It seems to me that the judicial route would be the most dangerous for proponents, if public opinion is really that much in favor of ssm.

    Like or Dislike: Thumb up 0 Thumb down 0

  9. jd says:

    But isn’t the legal argument about Prop 8 a narrow one? As in, if you legalized it in the past, you can’t just take rights away again. This would not affect other states with bans.

    Like or Dislike: Thumb up 0 Thumb down 0

  10. Tsar Nicholas says:

    # 1, indeed, 59% would be a remarkable change. As for why the left wouldn’t immediately want to re-test this issue I presume that ballot referendums are considered too bourgeois for their style. Also, the final poll in 2008 by the esteemed Field Corp. had Prop. 8 losing by five full points (44-49) with only 7 percent undecided. The actual results, however, were quite a bit different. So there may be a bit of polling dissonance afoot.

    Separate but related topic: one thing that’s always baffled me about this issue is why in hell do gays and lesbians want to get married. Seriously. Marriage can be worse than a root canal. Divorce. Alimony. Child support payments. Property settlements. Partitions. Will contests. Beneficiary disputes. Custody battles. Interpleaders. Visitation rights disputes. Community property. So on, so forth. Why not simply shack up and avoid all that?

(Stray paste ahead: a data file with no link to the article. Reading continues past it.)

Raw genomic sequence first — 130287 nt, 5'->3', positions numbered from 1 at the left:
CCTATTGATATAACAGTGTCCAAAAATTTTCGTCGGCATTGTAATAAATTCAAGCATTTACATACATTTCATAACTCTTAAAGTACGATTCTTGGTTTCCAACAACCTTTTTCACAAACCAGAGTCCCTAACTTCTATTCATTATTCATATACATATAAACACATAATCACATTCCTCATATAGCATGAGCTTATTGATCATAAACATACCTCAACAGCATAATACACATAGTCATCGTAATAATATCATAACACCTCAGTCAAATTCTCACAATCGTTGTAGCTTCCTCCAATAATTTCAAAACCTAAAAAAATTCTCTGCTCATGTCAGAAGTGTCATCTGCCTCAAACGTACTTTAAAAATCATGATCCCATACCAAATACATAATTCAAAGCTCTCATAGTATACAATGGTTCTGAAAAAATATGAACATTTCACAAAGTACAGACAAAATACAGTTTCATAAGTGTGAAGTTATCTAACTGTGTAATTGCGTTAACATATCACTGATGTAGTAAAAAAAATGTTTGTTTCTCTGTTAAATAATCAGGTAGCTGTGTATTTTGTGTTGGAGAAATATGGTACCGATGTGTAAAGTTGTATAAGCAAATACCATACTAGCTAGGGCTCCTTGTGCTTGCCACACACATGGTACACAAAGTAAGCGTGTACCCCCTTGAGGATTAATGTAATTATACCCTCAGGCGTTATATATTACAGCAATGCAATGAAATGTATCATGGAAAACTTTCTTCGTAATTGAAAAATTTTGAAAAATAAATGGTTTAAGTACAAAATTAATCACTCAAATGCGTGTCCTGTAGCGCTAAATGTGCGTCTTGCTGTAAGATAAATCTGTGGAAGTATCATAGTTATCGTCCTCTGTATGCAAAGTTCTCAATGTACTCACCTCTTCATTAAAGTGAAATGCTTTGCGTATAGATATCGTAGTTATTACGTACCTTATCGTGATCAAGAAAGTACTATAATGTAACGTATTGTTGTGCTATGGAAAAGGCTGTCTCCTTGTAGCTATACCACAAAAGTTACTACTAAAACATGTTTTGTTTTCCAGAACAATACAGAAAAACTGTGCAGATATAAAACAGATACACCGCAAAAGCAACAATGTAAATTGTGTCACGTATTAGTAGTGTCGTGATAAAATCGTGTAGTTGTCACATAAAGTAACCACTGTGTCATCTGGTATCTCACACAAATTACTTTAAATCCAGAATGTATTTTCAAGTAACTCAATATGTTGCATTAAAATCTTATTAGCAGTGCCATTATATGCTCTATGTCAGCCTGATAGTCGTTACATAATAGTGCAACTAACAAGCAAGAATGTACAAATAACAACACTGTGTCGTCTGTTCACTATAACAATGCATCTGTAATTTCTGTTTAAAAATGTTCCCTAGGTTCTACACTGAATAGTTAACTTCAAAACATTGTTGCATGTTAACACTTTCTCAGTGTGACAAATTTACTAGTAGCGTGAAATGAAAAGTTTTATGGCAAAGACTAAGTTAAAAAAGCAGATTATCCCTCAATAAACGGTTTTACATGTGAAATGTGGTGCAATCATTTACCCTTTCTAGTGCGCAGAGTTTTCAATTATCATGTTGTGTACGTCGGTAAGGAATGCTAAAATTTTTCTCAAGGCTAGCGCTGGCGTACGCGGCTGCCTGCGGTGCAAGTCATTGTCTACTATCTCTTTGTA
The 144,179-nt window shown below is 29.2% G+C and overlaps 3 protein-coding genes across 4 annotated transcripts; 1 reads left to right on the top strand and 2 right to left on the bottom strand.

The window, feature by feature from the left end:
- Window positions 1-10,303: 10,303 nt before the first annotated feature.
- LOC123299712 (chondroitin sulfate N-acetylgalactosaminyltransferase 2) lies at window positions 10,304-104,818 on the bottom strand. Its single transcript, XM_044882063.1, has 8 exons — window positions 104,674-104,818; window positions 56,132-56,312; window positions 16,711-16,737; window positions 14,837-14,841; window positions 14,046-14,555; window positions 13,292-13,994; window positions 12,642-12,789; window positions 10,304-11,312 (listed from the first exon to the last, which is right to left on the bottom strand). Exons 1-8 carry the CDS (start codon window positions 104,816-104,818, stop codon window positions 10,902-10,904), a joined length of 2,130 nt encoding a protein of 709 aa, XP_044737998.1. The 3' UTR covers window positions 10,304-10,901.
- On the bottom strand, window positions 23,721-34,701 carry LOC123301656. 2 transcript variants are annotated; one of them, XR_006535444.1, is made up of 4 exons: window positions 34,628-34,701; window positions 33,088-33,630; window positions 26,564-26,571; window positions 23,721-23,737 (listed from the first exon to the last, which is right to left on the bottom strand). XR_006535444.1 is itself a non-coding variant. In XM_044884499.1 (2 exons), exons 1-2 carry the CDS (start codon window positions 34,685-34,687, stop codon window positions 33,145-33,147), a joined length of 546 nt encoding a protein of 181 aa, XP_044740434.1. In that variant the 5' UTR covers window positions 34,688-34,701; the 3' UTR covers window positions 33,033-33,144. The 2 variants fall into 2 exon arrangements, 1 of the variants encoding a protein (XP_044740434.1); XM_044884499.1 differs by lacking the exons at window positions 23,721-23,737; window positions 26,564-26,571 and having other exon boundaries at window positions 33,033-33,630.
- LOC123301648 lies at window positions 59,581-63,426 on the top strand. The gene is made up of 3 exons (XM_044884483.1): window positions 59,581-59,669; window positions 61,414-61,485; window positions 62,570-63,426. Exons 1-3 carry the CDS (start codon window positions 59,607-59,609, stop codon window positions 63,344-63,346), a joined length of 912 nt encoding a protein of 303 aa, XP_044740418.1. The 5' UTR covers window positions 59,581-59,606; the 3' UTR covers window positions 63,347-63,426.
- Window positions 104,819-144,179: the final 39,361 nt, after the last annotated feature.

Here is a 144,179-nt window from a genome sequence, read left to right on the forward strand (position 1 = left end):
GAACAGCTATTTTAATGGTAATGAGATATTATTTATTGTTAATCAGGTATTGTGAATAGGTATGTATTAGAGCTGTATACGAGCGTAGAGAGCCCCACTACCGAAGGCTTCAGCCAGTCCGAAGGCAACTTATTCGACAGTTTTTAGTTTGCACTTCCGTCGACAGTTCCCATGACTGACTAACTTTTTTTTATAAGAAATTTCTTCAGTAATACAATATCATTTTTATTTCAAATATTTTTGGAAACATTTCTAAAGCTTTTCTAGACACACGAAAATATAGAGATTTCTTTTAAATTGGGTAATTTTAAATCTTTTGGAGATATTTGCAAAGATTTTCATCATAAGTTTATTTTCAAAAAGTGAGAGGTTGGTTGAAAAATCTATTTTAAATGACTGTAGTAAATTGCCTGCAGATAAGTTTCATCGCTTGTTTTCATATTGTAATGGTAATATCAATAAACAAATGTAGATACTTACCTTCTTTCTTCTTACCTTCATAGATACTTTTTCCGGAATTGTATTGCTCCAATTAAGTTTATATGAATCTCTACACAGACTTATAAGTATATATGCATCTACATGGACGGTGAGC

In any event, if California wants to put a reverse Prop. 8 on the ballot I’d be all for it. Better by referendum than by judicial fiat, that’s for sure.

    Like or Dislike: Thumb up 1 Thumb down 7

  11. Gold Star for Robot Boy says:

    @Tsar Nicholas:

    Separate but related topic: one thing that’s always baffled me about this issue is why in hell do gays and lesbians want to get married. Seriously.

    Please tell us you give the same advice to straights.

    Like or Dislike: Thumb up 9 Thumb down 0

  12. Herb says:

    @Tsar Nicholas: I think you answered your own question with this list:

    “Divorce. Alimony. Child support payments. Property settlements. Partitions. Will contests. Beneficiary disputes. Custody battles. Interpleaders. Visitation rights disputes. Community property. So on, so forth.”

    That’s exactly why gay people want to get married.

    Like or Dislike: Thumb up 5 Thumb down 1

  13. An Interested Party says:

    Better by referendum than by judicial fiat, that’s for sure.

    Yes of course, because it was such a hideous thing that anti-miscegenation laws were overturned by “judicial fiat”…

    Like or Dislike: Thumb up 7 Thumb down 0

  14. legion says:

    @Septimius:

    It seems to me that the judicial route would be the most dangerous for proponents, if public opinion is really that much in favor of ssm.